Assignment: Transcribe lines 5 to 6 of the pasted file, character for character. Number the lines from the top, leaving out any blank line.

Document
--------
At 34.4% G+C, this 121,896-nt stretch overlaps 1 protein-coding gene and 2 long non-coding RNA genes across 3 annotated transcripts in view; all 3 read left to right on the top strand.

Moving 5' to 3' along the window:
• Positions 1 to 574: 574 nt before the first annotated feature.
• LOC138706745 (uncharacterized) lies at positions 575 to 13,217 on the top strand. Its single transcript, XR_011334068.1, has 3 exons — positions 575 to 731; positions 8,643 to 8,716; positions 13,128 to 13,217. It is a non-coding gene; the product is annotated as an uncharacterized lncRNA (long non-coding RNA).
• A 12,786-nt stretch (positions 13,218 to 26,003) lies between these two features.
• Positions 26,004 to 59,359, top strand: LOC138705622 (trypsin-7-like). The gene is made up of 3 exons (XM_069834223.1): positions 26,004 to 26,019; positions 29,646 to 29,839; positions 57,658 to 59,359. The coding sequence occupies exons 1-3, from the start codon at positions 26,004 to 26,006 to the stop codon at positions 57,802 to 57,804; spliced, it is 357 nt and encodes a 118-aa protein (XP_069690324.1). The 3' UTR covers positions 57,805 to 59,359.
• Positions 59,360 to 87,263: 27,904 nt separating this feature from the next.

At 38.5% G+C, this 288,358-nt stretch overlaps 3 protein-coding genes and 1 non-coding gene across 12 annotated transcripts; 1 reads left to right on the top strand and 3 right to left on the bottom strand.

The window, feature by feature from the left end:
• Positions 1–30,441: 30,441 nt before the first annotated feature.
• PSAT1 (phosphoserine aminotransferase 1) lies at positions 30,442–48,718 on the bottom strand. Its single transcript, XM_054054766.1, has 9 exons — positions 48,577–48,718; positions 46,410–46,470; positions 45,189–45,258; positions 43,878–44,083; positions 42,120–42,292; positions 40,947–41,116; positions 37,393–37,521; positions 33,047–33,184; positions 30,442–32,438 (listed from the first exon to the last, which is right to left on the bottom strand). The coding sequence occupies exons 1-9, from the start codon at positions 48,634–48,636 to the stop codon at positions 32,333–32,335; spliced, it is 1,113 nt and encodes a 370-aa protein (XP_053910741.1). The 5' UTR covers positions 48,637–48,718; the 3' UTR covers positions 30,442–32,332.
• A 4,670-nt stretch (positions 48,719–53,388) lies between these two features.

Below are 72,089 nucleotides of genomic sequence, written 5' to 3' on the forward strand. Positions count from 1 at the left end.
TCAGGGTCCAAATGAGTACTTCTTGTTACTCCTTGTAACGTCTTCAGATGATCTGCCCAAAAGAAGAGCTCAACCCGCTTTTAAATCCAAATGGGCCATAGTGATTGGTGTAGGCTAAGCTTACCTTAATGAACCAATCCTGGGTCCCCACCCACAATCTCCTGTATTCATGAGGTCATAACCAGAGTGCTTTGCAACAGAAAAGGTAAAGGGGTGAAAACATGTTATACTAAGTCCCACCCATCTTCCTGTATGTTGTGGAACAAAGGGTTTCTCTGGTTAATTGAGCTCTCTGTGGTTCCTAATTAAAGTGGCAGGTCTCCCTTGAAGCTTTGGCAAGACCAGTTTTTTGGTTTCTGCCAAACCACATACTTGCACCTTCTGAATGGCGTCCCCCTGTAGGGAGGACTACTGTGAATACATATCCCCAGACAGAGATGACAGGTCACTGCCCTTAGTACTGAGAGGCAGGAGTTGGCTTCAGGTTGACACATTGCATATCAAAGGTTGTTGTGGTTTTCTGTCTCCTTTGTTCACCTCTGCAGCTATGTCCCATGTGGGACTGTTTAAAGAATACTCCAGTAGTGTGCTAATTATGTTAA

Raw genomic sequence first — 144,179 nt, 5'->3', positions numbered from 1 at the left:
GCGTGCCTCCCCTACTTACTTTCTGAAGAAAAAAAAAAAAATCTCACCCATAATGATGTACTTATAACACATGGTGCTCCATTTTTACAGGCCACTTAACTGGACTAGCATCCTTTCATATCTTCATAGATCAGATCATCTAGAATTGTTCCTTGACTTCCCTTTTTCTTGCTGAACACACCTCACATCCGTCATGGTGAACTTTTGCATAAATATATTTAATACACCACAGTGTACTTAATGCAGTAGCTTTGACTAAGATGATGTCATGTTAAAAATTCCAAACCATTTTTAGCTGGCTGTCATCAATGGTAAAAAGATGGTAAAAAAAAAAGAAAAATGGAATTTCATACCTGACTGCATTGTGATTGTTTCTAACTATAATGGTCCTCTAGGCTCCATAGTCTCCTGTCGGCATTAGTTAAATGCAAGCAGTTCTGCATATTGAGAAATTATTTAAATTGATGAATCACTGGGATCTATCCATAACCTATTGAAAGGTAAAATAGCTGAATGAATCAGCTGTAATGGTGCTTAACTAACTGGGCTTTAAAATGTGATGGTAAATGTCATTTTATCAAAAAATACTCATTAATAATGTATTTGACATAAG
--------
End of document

• A 12,786-nt stretch (positions 13,218 to 26,003) lies between these two features.
• Positions 26,004 to 59,359, top strand: LOC138705622 (trypsin-7-like). The gene is made up of 3 exons (XM_069834223.1): positions 26,004 to 26,019; positions 29,646 to 29,839; positions 57,658 to 59,359. The coding sequence occupies exons 1-3, from the start codon at positions 26,004 to 26,006 to the stop codon at positions 57,802 to 57,804; spliced, it is 357 nt and encodes a 118-aa protein (XP_069690324.1). The 3' UTR covers positions 57,805 to 59,359.